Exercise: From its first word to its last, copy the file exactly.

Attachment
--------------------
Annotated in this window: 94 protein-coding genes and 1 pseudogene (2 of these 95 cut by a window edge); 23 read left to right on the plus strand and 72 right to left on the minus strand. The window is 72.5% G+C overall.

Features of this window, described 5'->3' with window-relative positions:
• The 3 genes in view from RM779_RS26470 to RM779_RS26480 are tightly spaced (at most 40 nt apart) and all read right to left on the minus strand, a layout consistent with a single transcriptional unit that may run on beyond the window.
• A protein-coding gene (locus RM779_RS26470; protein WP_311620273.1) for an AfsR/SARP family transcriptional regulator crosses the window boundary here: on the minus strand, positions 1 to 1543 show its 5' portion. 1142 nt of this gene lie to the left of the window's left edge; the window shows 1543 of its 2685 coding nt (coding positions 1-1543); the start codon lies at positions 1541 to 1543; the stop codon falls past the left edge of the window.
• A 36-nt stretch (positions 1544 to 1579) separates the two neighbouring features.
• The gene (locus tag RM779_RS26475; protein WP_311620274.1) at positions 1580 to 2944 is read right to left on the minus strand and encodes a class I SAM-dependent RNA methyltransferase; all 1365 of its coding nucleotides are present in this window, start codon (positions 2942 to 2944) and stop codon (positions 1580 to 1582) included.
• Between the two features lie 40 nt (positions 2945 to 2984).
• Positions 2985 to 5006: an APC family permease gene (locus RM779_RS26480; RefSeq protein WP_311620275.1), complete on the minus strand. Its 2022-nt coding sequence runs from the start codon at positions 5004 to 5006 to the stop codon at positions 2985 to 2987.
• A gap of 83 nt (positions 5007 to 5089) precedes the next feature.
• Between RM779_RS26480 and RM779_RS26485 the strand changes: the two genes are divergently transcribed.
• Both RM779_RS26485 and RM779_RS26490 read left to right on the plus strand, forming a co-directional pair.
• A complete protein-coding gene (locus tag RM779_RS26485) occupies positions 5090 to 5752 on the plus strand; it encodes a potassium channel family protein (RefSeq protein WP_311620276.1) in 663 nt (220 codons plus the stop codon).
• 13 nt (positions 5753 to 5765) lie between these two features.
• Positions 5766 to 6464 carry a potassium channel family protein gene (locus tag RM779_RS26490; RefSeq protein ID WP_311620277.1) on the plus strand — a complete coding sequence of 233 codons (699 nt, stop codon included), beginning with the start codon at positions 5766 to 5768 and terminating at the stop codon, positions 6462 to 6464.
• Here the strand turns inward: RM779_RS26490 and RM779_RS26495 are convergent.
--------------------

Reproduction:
Annotated in this window: 94 protein-coding genes and 1 pseudogene (2 of these 95 cut by a window edge); 23 read left to right on the plus strand and 72 right to left on the minus strand. The window is 72.5% G+C overall.

Features of this window, described 5'->3' with window-relative positions:
• The 3 genes in view from RM779_RS26470 to RM779_RS26480 are tightly spaced (at most 40 nt apart) and all read right to left on the minus strand, a layout consistent with a single transcriptional unit that may run on beyond the window.
• A protein-coding gene (locus RM779_RS26470; protein WP_311620273.1) for an AfsR/SARP family transcriptional regulator crosses the window boundary here: on the minus strand, positions 1 to 1543 show its 5' portion. 1142 nt of this gene lie to the left of the window's left edge; the window shows 1543 of its 2685 coding nt (coding positions 1-1543); the start codon lies at positions 1541 to 1543; the stop codon falls past the left edge of the window.
• A 36-nt stretch (positions 1544 to 1579) separates the two neighbouring features.
• The gene (locus tag RM779_RS26475; protein WP_311620274.1) at positions 1580 to 2944 is read right to left on the minus strand and encodes a class I SAM-dependent RNA methyltransferase; all 1365 of its coding nucleotides are present in this window, start codon (positions 2942 to 2944) and stop codon (positions 1580 to 1582) included.
• Between the two features lie 40 nt (positions 2945 to 2984).
• Positions 2985 to 5006: an APC family permease gene (locus RM779_RS26480; RefSeq protein WP_311620275.1), complete on the minus strand. Its 2022-nt coding sequence runs from the start codon at positions 5004 to 5006 to the stop codon at positions 2985 to 2987.
• A gap of 83 nt (positions 5007 to 5089) precedes the next feature.
• Between RM779_RS26480 and RM779_RS26485 the strand changes: the two genes are divergently transcribed.
• Both RM779_RS26485 and RM779_RS26490 read left to right on the plus strand, forming a co-directional pair.
• A complete protein-coding gene (locus tag RM779_RS26485) occupies positions 5090 to 5752 on the plus strand; it encodes a potassium channel family protein (RefSeq protein WP_311620276.1) in 663 nt (220 codons plus the stop codon).
• 13 nt (positions 5753 to 5765) lie between these two features.
• Positions 5766 to 6464 carry a potassium channel family protein gene (locus tag RM779_RS26490; RefSeq protein ID WP_311620277.1) on the plus strand — a complete coding sequence of 233 codons (699 nt, stop codon included), beginning with the start codon at positions 5766 to 5768 and terminating at the stop codon, positions 6462 to 6464.
• Here the strand turns inward: RM779_RS26490 and RM779_RS26495 are convergent.